‘Bromsgrove needs a Western Bypass, not a car crash’
BROMSGROVE needs a bypass, not a car crash.
The A38 roadworks should be halted immediately and subject to an independent enquiry before anymore taxpayers’ money is wasted on this dangerous and unworkable scheme.
Local residents on the Birmingham Road are rightfully horrified and living in fear of this proposed extra lane which will result in three dangerously narrow lanes with no central safety area. This will make crossing impossible and access to properties hazardous, putting pedestrians, cyclists and all road users at risk.
For years Bromsgrove has been begging for a Western Bypass and a recent petition signed by thousands has been ignored.
It is well known that pollution causes long-term harm and responsible councils are discouraging traffic from central areas in line with Government climate guidance.
Unfortunately this plan encourages increased traffic capacity, along with more noise, danger and pollution so the environment impact assessment report should make an interesting read.
This funding should have been used to futureproof our town with a sustainable bypass but this short-sighted council seems only interested in building more houses and collecting revenue.
Do we have to start blocking roads to get our voices heard?
Just remember next election who is responsible for gridlocking Bromsgrove and polluting the air we breathe.
Cashless car parking machines discriminate against older people
I OBJECT strongly to Bromsgrove parking machines being cashless.
I am a pensioner who uses different Bromsgrove car parks two or three times-a-week and paying cash is my preferred method.
I have no smart phone and do nothing online.
Since my mobility is not too good, I would be uneasy using a bank card in such an open space, being unable to defend myself if attacked by a thief.
Everyone of all ages and lifestyles should be given options suitable to them.
Many Bromsgrove residents are in my age group and we should not be disregarded.
We all pay our council tax after all.
Keeping cash in car park machines will benefit town centre and its shops
I WRITE regarding the district council’s ‘cashless car parking plans’.
Doing away with the option of people being able to pay by coins would seriously disadvantage people of the older generation who may not have cards or smartphones.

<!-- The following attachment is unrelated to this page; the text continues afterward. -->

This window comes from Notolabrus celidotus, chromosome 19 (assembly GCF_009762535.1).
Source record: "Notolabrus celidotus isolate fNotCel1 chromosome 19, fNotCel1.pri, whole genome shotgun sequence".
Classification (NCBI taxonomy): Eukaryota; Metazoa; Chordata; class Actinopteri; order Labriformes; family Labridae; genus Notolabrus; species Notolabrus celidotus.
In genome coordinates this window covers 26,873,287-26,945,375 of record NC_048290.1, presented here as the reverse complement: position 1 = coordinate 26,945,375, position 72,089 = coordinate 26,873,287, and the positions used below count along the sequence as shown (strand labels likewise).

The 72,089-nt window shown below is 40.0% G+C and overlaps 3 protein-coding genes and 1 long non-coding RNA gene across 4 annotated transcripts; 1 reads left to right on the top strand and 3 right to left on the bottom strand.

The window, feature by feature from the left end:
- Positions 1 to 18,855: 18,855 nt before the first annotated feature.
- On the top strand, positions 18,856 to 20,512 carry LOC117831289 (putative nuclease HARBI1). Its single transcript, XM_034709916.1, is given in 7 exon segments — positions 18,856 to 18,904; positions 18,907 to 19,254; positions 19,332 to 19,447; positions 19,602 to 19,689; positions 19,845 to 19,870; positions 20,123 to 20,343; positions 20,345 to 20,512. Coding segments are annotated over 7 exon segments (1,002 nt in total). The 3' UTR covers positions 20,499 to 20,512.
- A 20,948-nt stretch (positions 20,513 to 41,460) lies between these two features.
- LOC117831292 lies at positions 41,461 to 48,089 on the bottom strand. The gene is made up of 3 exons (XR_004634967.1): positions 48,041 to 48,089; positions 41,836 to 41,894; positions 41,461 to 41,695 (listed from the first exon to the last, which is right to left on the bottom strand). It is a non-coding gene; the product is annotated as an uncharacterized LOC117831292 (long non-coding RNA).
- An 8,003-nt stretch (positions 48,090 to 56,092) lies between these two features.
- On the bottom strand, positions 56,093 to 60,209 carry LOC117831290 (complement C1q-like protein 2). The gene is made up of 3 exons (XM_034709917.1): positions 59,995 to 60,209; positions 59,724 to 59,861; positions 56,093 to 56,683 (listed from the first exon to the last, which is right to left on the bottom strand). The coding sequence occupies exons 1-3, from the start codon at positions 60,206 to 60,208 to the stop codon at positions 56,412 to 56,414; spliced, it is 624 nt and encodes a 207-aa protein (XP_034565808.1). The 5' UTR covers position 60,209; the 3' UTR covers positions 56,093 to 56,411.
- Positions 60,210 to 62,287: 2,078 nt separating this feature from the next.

My observations from my visits to the High Street on a weekly basis is there is a good proportion of this generation visiting the High Street to shop and socialise and thus if the cash option for paying for parking was removed, then both the footfall, and thus the expenditure in the High Street, would be reduced. It would also impact on the quality of such people’s social life and thus their mental wellbeing.
The optimum solution would be to install parking barriers at the entry and exit of the car parks.
One drives in, collects one’s ticket, and then pays for the time parked by either coins, notes, card or phone at a machine before leaving the car park – this will eliminate the payment of fines being paid by people over-staying and thus may encourage them to stay longer, with the consequent benefits to the shops, cafes et al.
Levelling Up focus should be on town infrastructure not jubilation
I NOTED the Tory councillors’ jubilation at the award of the Levelling up Fund (Standard, October 29).
I do believe however there is a need for the council to focus, as a priority, on the town infrastructure.
Firstly, my attempt to access the council-owned Asda car park on Halloween when there was gridlock off Market Street and onto Recreation Road as only one slow car park entrance was functioning.
This photo is the access road into the car park from Recreation Road.
There have been problems with access and egress from their car park for many weeks now without resolution.
I decided to drive on to the multi-storey car park – it was closed!
I strongly believe that any council that cannot manage their own car parks should not be managing the town and further district.
Having found on-street parking, my access to town was impeded by flooding on the Market Street crossing (pictured).
Whilst appreciating the weekend’s heavy rain, flooding regularly occurs across the town and I would further cite Finstall Road and access to the Rugby Club as an example.
Finally, Coun May’s comment on the former Market Hall site being vacant since 2010 – it was her council that demolished the building and left the site derelict for many years.
THE MINDLESS vandalism in on historic buildings in both Bromsgrove and Droitwich is of absolutely no benefit or gain for anyone – just wanton destruction.
The hundreds of pounds now being spent by St John’s Church to put right the damage could have been spent on benefiting the Bromsgrove community.
And with the Raven Hotel’s owners already spending massive amounts to restore it to its former glory, the last thing they need are malicious actions to setback their town-enhancing plans.
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